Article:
So we’ve talked about piracy, the harm it can cause to content creators, the failure of DRM, and the importance of making yourself into a real person. And that, my friends, brings us to the second big way content creators can defend themselves against pirates.
Let’s compare two authors (I know both of them, and met them both at GenCon, so that keeps us on topic for the week, right?). Pat Rothfuss and Jim Hines. Both are fantasy writers. Both have an online presence, and both have a devoted following that they totally deserve.
There’s a great big difference between them: AFAIK, Pat has one novel out (and a single other limited-run work). Jim has six novels in print and a ton of short stories.
Let’s say I get a pirate copy of Jim’s first book, Goblin Quest. (I condone READING it, not pirating it.) I read it. I love it. Following the principle I went over yesterday, I then go and buy the rest of the goblin books. As Jim keeps producing more material, I buy it as well. I’ve become a True Fan. Sure, Jim might have lost some initial sales of his back catalog… but I’ll keep buying everything he puts out forevermore.
Same scenario, Pat Rothfuss. I get a pirate copy of The Name of the Wind, love it, and… oh. There’s nothing else I can buy, at least until next year.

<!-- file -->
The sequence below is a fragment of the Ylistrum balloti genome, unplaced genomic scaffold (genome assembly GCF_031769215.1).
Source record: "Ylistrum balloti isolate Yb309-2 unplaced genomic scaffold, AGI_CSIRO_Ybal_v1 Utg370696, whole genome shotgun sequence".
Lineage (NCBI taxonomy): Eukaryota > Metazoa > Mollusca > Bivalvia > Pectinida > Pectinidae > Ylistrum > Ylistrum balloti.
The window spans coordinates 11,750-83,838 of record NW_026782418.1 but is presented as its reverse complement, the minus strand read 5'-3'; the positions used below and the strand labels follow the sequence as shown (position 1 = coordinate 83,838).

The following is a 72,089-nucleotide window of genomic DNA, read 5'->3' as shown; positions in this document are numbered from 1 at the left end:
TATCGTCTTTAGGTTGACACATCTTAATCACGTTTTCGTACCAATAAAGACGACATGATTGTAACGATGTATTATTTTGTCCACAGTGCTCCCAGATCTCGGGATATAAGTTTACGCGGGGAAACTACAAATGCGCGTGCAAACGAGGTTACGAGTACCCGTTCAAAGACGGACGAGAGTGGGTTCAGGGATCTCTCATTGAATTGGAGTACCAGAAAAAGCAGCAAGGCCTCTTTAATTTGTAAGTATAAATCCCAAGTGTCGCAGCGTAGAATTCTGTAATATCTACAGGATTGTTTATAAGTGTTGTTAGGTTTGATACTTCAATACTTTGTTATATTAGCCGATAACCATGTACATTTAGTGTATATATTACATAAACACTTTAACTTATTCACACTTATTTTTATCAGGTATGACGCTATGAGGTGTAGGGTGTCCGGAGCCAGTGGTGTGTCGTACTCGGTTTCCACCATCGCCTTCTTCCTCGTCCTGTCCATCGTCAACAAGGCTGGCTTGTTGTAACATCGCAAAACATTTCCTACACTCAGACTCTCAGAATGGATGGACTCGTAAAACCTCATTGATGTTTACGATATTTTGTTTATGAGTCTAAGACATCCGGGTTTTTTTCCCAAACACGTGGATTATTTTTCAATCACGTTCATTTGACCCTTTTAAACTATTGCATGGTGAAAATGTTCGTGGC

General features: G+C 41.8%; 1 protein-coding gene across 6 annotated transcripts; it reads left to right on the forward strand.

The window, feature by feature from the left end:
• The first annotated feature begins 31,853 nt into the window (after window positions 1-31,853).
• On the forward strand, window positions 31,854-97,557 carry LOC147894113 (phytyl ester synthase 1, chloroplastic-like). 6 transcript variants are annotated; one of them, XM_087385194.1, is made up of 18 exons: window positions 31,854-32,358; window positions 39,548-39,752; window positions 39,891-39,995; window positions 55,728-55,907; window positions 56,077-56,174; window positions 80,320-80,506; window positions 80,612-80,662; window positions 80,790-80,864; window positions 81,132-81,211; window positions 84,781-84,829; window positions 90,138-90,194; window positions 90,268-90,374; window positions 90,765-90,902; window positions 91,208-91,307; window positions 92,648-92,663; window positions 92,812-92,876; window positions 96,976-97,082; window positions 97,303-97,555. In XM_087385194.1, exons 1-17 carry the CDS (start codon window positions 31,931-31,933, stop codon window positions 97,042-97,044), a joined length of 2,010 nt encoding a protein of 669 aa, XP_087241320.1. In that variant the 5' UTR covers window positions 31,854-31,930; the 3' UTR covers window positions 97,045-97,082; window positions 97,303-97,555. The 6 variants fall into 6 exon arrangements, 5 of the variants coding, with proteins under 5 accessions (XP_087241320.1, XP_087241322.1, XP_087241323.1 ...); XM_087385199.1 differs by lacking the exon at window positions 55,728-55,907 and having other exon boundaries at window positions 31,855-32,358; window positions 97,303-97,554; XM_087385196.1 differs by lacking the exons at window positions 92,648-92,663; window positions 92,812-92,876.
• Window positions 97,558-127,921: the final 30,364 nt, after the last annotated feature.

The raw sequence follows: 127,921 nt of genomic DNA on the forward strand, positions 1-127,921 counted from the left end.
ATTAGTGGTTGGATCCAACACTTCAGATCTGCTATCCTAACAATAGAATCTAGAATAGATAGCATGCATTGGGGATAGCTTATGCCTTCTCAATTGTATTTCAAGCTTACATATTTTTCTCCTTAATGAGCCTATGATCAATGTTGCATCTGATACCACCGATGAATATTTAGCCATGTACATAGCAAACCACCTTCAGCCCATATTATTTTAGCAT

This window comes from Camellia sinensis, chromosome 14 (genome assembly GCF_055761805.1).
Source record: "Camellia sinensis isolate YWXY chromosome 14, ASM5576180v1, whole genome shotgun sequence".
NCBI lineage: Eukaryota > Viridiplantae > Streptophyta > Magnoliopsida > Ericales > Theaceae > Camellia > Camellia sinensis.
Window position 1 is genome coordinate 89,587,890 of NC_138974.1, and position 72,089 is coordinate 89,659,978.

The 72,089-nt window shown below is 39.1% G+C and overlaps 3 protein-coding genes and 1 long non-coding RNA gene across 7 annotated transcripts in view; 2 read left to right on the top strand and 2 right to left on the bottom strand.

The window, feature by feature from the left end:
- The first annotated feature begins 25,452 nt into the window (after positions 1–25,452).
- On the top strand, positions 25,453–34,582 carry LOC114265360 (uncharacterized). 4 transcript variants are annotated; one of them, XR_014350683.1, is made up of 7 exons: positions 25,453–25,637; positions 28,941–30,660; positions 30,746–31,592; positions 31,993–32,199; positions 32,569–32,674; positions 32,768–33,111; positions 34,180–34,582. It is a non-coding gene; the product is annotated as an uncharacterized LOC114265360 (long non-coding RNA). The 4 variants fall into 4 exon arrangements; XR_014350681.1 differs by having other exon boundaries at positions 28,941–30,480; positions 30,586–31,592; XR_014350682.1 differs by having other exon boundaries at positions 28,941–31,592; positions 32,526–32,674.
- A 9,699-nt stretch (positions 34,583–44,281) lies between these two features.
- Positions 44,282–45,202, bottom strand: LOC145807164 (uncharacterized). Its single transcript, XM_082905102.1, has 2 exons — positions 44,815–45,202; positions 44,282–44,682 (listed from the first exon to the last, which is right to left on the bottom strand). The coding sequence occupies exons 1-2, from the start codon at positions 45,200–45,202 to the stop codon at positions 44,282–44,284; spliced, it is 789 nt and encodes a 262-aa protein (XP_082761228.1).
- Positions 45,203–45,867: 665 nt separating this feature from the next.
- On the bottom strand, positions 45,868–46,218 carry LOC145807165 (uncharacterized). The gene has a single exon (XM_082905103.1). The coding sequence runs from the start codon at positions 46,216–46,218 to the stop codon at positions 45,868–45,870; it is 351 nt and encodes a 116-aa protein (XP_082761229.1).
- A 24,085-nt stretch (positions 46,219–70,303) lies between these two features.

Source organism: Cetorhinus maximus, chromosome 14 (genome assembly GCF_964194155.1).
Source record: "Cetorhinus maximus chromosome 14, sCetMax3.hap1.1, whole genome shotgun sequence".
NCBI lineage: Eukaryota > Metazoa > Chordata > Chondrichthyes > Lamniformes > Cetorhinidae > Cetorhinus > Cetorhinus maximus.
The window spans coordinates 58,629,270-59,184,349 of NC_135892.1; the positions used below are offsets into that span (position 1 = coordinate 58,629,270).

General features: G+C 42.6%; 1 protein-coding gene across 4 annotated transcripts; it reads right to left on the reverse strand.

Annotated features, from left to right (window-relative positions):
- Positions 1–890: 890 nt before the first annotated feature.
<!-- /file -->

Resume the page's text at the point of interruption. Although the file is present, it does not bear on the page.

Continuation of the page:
This isn’t a rag on Pat’s writing speed – he’s a fantastic author, and Jim is as well. What I’m illustrating here is that Jim can afford to care less about pirates because he’s producing new material on a frequent basis. That gives more opportunities for merely casual pirates – those who are using piracy to sample work – to “go legit” and support him.
From this context, the more frequently you publish, the more you can “manage” piracy by letting it serve as a cheap back catalog. (You can cut that down even further by putting back catalog stuff on discounted sales, since there’s a percentage of pirates who would be okay paying half-price instead of stealing it.) It also goes even further to explaining the “boost” that piracy can give some small and mid-list creators – not only do they want to “support the team”, but they are easily able to. Obviously, this is something that short story and novella writers can maximize far more easily than novelists.
I can’t stress enough that I am not condoning piracy, even when it’s beneficial to content creators. I am saying that piracy is a fact of life, and one that content creators need to come to grips with.
In more and more ways, I see digital sales being a potential boon to short story writers in a way that hasn’t been seen since Dickens’ serial fiction was printed in newspapers. It’s up to us to seize that potential and make it happen.